If only life moved along at the same clip as a
novel. Beginning writers should study him the way budding composers study Brahms or Pachelbel. He is a master at pacing, even if that doesn't always make up for some of his shortcomings.
His latest, "The Confession," is again legal literature on meth. Travis Boyette is an evil, deathly ill parolee in
with a secret he has to share with someone. The serial rapist picks everyman minister Keith Schroeder for his out-of-the-blue confession to the murder of a high school cheerleader in
a decade earlier.
The clock is ticking — it usually is in a Grisham thriller — and in this case that ticking is the impending execution of someone else for the crime, former linebacker Donté Drumm, who confessed to the rape-murder under duress.
tumor is his own personal ticking clock, wants to clear his conscience and spare an innocent man the lethal injection that the state of Texas is about to administer. Reluctantly drawn into the saga, the Topeka minister agrees to drive Boyette to the east Texas town where the murder occurred, in hopes a confession will stop the wrongful execution of Drumm, now days away.
As always, Grisham's cast of characters could fill a courtroom —- you almost want a scorecard.
Atop the heap is Robbie Flak, whose aggressive little law firm "became the destination for those considered even remotely slighted by society. The abused, the accused, the mistreated...."
There is Drumm himself, whose body and spirit have withered after years on death row. Drew Kerber is the corrupt cop who helped coerce the bad confession. Paul Koffee is the prosecutor who saw the lousy-with-holes case through the courts and numerous appeals. Joey Gamble is Drumm's jealous former teammate, who falsely testified that he saw the black linebacker at the mall where the white cheerleader disappeared. Gill Newton is the "[b]rash, loud, vulgar (in private)" wildly popular governor of Texas, mindful only of his poll ratings.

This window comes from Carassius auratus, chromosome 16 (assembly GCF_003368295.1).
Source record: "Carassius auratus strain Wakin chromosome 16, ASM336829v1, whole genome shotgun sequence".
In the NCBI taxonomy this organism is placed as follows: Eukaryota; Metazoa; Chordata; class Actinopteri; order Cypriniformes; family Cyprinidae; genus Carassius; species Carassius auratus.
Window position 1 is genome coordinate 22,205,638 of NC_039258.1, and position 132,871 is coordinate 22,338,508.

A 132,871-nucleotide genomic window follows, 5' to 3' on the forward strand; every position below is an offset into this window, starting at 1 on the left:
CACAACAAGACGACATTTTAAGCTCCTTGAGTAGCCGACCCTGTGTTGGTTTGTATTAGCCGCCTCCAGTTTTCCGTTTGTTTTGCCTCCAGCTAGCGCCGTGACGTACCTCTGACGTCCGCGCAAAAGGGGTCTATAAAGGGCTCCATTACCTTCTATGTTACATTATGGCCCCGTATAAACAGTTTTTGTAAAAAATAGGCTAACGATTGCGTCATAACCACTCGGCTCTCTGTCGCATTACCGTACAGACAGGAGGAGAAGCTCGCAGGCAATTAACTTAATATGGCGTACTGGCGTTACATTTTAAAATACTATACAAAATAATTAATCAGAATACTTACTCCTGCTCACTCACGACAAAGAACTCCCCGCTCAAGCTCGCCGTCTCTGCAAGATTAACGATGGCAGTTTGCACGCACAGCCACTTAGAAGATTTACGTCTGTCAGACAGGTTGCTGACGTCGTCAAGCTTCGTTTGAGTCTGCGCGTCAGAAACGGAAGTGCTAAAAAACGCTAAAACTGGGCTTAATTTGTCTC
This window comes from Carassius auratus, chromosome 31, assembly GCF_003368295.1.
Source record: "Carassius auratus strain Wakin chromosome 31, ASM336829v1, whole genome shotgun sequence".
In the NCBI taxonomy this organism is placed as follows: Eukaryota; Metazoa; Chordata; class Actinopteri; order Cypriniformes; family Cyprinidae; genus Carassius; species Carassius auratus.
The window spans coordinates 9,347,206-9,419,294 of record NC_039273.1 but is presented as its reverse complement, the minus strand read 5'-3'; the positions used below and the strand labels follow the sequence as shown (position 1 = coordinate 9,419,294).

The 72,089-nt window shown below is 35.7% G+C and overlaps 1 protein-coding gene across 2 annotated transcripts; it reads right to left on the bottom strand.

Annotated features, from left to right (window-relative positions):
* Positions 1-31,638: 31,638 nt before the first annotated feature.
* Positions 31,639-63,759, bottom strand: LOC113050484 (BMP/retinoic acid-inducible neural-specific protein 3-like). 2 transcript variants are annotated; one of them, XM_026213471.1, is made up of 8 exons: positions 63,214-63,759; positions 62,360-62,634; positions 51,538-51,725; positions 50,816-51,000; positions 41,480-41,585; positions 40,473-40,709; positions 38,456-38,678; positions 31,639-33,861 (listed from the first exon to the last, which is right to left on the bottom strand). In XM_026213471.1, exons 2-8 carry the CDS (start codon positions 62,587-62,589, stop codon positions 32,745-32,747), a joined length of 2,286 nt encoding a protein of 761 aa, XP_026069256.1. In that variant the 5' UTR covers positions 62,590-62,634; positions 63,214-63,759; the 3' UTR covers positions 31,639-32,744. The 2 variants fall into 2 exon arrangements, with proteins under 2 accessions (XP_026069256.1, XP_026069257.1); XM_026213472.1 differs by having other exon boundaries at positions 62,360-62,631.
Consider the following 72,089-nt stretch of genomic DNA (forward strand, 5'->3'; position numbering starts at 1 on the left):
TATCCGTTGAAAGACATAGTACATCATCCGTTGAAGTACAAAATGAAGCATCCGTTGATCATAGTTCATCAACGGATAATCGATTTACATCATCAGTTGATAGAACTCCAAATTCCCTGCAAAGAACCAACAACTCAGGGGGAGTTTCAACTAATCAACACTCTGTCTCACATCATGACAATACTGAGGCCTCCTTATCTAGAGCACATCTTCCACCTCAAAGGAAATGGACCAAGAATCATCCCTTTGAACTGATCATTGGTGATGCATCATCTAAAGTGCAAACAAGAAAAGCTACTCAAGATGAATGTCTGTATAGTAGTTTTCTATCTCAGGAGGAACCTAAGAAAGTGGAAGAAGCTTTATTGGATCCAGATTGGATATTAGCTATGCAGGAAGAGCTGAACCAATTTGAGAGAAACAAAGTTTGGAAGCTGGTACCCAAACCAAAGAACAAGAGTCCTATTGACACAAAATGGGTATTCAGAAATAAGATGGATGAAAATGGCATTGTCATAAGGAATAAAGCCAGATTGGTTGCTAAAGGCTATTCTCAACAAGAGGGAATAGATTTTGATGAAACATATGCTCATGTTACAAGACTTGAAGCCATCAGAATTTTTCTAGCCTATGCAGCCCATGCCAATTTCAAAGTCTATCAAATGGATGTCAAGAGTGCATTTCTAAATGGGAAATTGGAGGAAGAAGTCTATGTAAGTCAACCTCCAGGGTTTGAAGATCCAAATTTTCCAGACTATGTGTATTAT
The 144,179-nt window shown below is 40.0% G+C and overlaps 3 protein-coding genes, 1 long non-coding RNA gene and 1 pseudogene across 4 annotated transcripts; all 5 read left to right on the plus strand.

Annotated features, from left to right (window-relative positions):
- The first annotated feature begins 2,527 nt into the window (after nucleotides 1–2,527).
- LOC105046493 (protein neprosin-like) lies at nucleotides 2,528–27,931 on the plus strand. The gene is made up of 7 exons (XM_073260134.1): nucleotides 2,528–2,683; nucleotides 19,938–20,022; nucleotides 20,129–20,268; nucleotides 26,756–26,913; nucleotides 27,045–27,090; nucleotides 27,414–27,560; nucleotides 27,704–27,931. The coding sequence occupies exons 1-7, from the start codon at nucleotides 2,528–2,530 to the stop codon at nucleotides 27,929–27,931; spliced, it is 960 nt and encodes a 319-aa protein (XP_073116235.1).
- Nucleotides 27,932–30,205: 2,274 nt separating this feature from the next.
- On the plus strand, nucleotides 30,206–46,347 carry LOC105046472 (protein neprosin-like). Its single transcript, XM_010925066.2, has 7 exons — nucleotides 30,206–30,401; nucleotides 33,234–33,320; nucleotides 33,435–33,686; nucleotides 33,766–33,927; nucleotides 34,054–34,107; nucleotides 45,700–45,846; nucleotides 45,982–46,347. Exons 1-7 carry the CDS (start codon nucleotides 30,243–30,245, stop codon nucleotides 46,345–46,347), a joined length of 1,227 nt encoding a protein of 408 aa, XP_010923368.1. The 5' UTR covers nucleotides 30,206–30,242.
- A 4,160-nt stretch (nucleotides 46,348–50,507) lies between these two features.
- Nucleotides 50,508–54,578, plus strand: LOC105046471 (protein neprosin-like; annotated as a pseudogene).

Those are just the starters. The B-team consists of associates, judges, pastors and multiple mothers. Good thing Grisham tells his stories at a fierce, can't-put-it-down clip. For, if you ever set the book aside for more than a few days, you'd be forced to go back and highlight the names.
As always, the book starts fast and finishes faster, though there are those who claim Grisham's beginnings are always better than his endings. I see that, but this one wraps up nicely. And even amid the residue of an awful murder and a bum prosecution, he allows that a town filled with mostly decent people can prevail.
As is frequently the case with Grisham, there are no moral grays areas, which probably suits our polarized world. Those in power are corrupt; those who aren't are honorable but abused. He never seems able to mine the middle ground the way say,
, or other more nuanced authors deftly do.
Two scenes in particular stand out. One is the replay of the teen's coerced confession, which doesn't really pack the emotional punch you'd expect. I never bought why a strong, bright young man could be so easily swayed.
The other scene is far more effective — a beautiful and personal reflection on a mother's love for the innocent young man whom most of the world thinks is a killer.
"Get up, Donté, and let's go to church," she says. "You'll find a wife there and have ten children. Hurry now, there's so much you've missed. Please. Let's go show you off in your fine new outfit. Hurry now."